MEXICO CITY – A day before his only match at Estadio Azteca, Claudio Reyna assessed the rise of U.S. soccer and the competition the Americans had created in their intense rivalry with Mexico.
“I think it’s a bit insulting to them because soccer is the one and only sport in this country,” the U.S. captain said in 2005.
His son Gio has a chance to play at Azteca for the first time Thursday night, when the U.S. faces El Tri in the start of the last trio of World Cup qualifiers.
Claudio’s last national team appearance was a 2006 World Cup loss to Ghana, so Gio never saw his dad play for the Stars & Stripes.
“My dad retired from the national team when I was only 3 or 4,” 19-year-old Gio said Tuesday in Houston, where the Americans were training. “But he’s told me about it. I understand I’ve heard it from some guys. I’ve obviously watched many games in Azteca.”
Canada leads North and Central America and the Caribbean with 25 points, and the U.S. is second with 21, ahead of Mexico on goal difference. Panama is fourth with 17 points, followed by Costa Rica with 16 and El Salvador with nine. Jamaica and Honduras have been eliminated.
The top three nations qualify for the 32-nation field in Qatar this November, and fourth place advances to a June playoff against the Oceania champion, likely New Zealand. If the U.S. qualifies in the next week, it likely will be in pot 2 for the April 1 draw, but the playoff winner will be in pot 4, which brings an additional strong opponent and no low-ranked opposition.
“Qualifying for the World Cup is the absolute minimum,” midfielder Tyler Adams said. “We have to do that to continue to move the program forward, to give our players the best opportunity to continue to develop and get that international exposure and grow the game in the U.S.”
The U.S. failed to qualify for the 2018 World Cup, losing 2-1 at Trinidad and Tobago in the final qualifier and ending a streak of seven straight appearances in soccer’s showcase.
A portion of the American fanbase is fretting over the possibility that the U.S. may need at least a point from the final qualifier this year, at Costa Rica on March 30. A win Sunday against Panama at Orlando, Florida, would put the U.S. in position to clinch as long as Costa Rica doesn’t sweep its last three games against Canada, El Salvador and the U.S.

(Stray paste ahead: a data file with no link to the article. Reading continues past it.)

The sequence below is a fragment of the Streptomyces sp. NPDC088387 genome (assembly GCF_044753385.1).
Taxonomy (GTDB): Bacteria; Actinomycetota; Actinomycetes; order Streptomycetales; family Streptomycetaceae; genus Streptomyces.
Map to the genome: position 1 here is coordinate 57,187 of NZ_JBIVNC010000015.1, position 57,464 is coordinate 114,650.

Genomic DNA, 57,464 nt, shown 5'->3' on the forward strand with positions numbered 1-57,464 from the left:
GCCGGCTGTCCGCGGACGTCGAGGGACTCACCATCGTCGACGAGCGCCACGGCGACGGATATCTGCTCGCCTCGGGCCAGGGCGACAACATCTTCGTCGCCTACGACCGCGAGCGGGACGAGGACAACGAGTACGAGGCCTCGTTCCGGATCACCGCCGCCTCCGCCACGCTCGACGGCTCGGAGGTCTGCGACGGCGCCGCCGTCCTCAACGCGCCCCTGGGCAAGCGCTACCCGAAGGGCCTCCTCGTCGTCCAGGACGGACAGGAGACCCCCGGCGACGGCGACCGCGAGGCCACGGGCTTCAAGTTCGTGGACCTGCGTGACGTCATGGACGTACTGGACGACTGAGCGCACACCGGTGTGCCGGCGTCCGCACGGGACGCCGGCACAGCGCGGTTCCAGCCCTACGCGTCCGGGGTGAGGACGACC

Claudio Reyna’s only game at Azteca was a 2-1 loss in a 2005 qualifier. He missed the 1997 and 2001 qualifiers for yellow-card accumulation.
Gio Reyna injured a hamstring in the opener last September and hasn’t played for the national team since. Last weekend for Borussia Dortmund, he got through his first 90-minute match since last summer.
“I’ve built up a lot of strength over the last, two months or three months. So, yeah, I’m pretty confident in my body at the moment,” Gio said. “It was great to get 90 minutes before coming into camp. It gave me a huge boost confidence knowing that I can do it now.”
Reyna was an ocean away for most of the qualifiers.
“I was staying up late, 3, 4 a.m., watching the games in Germany,” he said. “Definitely motivated me to try to be back as soon as possible. Of course, it took longer than I would have wanted.”
The Mexico Football Federation was planning to limit attendance to 50,000 in the 87,000-capacity venue in an effort to control fans from making anti-gay chants, which caused FIFA to order a pair of qualifiers last fall be played in a mostly empty stadium. The federation is using a new fan identification system.
The U.S. has 12 losses and four draws in qualifying at Azteca, altitude 7,200 feet (2,200 meters). Michael Bradley chipped goalkeeper Guillermo Ochoa from about 40 yards in the sixth minute in 2017, but Carlos Vela beat goalkeeper Brad Guzan with a 23-yard shot to the near post, gaining a 1-1 draw. The 2013 qualifier at Azteca was a 0-0 draw.
In addition, the U.S. will be trying to win a fourth straight game against Mexico for the first time following victories in the CONCACAF Nations League final in June, the CONCACAF Gold Cup in August and a World Cup qualifier at Cincinnati in November. Still, Mexico has 36 wins in the rivalry and the U.S. 22, with 15 draws.
“The feeling that you have when you can beat or win a rivalry game is amazing,” Adams said. “So to go down there and take care of business would be important for the group, important for our confidence and obviously show the strength of the group to be able to go to an away game and win in a hard qualifying cycle.”
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